About a quarter of a century ago, I heard a fabulous story about computerised push-polling in the USA – not something we have ever been subjected to.
It was about a Democratic candidate for Congress, who had been beaten to the nomination by an opponent using phone push-polling, which means that it isn’t a real poll – just something designed to force the poor voters to think. This particular robot had been programmed to ask who they thought the voter would be backing. If they said his name, the candidate complained, the robot answered: “Why are you voting for him – he’s a jerk!”
Now I am certainly not advocating this kind of approach to UK political parties. The story somehow sheds a little light on why the Americans somebody like Trump in 2016. On this side of the Atlantic, we are more careful about who we allow to talk to us down our phones…
Or are we?
I believe this phenomenon vindicates a popular rebellion against tickbox, whether it is in the hands of the totalitarian regimes of the East or the totalitarian corporations of the West – and without which, tickbox is now the greatest threat to human liberty in the future.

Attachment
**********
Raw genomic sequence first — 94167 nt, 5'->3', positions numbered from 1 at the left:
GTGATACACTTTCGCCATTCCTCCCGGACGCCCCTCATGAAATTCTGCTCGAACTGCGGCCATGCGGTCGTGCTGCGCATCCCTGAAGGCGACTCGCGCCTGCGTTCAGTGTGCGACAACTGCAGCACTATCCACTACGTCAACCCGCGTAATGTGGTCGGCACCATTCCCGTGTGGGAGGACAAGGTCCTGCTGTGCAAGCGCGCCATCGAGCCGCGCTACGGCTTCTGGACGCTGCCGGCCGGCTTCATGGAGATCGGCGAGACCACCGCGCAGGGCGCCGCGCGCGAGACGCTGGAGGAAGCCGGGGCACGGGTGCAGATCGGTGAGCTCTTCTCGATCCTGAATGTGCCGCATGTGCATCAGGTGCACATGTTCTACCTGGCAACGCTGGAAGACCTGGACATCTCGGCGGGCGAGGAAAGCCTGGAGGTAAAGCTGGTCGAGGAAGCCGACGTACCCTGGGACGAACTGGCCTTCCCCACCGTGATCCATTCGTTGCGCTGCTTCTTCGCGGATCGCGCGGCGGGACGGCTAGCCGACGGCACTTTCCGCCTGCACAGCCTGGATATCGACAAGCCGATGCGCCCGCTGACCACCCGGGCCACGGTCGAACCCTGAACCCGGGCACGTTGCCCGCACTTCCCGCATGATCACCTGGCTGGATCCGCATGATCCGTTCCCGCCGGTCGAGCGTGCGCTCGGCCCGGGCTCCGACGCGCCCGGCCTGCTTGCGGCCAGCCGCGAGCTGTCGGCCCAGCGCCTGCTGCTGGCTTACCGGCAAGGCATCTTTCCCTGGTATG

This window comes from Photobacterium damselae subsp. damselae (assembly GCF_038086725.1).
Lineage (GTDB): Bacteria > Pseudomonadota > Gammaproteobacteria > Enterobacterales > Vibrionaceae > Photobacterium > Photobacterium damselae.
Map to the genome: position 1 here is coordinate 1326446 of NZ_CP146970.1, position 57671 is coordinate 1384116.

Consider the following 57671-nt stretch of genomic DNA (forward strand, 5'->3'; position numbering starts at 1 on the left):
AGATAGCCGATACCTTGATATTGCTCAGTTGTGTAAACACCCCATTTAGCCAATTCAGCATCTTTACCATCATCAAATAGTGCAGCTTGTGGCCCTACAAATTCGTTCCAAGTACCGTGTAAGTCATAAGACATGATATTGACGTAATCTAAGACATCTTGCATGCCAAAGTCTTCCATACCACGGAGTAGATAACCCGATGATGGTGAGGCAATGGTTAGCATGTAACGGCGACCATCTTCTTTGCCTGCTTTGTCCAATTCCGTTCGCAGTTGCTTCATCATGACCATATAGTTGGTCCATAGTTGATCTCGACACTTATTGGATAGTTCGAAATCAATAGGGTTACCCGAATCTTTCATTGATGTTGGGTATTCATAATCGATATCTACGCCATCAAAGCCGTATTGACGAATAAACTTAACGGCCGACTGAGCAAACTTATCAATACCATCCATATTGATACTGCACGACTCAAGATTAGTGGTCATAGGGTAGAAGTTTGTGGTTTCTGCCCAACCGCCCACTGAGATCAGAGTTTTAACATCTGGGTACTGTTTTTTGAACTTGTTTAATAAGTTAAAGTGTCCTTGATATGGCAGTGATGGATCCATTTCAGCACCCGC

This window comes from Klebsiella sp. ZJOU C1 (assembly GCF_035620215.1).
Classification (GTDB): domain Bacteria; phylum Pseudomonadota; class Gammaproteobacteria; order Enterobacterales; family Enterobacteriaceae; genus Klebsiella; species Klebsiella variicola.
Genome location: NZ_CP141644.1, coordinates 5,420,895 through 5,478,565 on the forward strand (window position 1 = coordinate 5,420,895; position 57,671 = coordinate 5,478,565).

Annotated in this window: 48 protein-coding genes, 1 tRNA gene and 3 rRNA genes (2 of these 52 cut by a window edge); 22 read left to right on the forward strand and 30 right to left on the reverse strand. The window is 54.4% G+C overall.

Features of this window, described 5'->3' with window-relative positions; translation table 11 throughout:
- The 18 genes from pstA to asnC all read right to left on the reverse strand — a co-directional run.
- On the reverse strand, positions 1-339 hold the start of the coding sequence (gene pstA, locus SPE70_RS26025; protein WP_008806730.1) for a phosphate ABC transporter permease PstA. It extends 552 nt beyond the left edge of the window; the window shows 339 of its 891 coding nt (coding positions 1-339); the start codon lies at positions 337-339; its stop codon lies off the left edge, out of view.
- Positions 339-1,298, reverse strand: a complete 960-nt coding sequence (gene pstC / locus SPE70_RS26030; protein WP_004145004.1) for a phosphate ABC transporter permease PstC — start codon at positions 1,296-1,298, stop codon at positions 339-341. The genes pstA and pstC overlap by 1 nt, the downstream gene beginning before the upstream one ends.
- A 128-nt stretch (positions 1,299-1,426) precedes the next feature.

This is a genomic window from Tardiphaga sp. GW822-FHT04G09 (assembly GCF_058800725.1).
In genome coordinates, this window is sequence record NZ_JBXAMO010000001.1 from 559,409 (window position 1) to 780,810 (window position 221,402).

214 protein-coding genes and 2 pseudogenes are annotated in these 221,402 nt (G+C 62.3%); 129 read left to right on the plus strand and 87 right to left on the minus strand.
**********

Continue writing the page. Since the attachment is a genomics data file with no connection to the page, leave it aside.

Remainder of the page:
Now, perhaps it doesn’t matter in the great scheme of things that I am now phoned by robots two or three times a day, normally claiming to be with Amazon or Microsoft. All I do is put the phone straight down – occasionally there is someone else using the landline, so I have to answer. Or sometimes I leave it off the hook while the machine chats away, in the hope that a human being will have to intervene to retrieve my line.
This has had an unexpected effect on the forces of tickbox. It means that no respectable corporate can any longer use robot phone technology to contact me. Occasionally, I know, I have put the phone down on automated calls from the Co-op Bank trying to tell me that I am overdrawn, but I imagine that – if it is anything really important – the will be other ways to contact me.
Not even Barclays now phones me up and, when I say I don’t want to prove to them who I am over the phone – for obvious reasons – they say in a shocked and slightly offended voice: “But we’re Barclays!” No more.
Because of all those fraudsters embezzling money from our parents and grandparents, that whole means of communication has become closed to us. And the truth is, most of us enjoy being phoned by robots in inverse proportion to how human they sound.
What worries me is that some government department will try to contact me in this way – perhaps to offer me a vaccination – without understanding these things. And will hold me responsible when I put the phone down on them.
When we regulate tickbox, we need to be absolutely clear about this: so, no robots, thank you…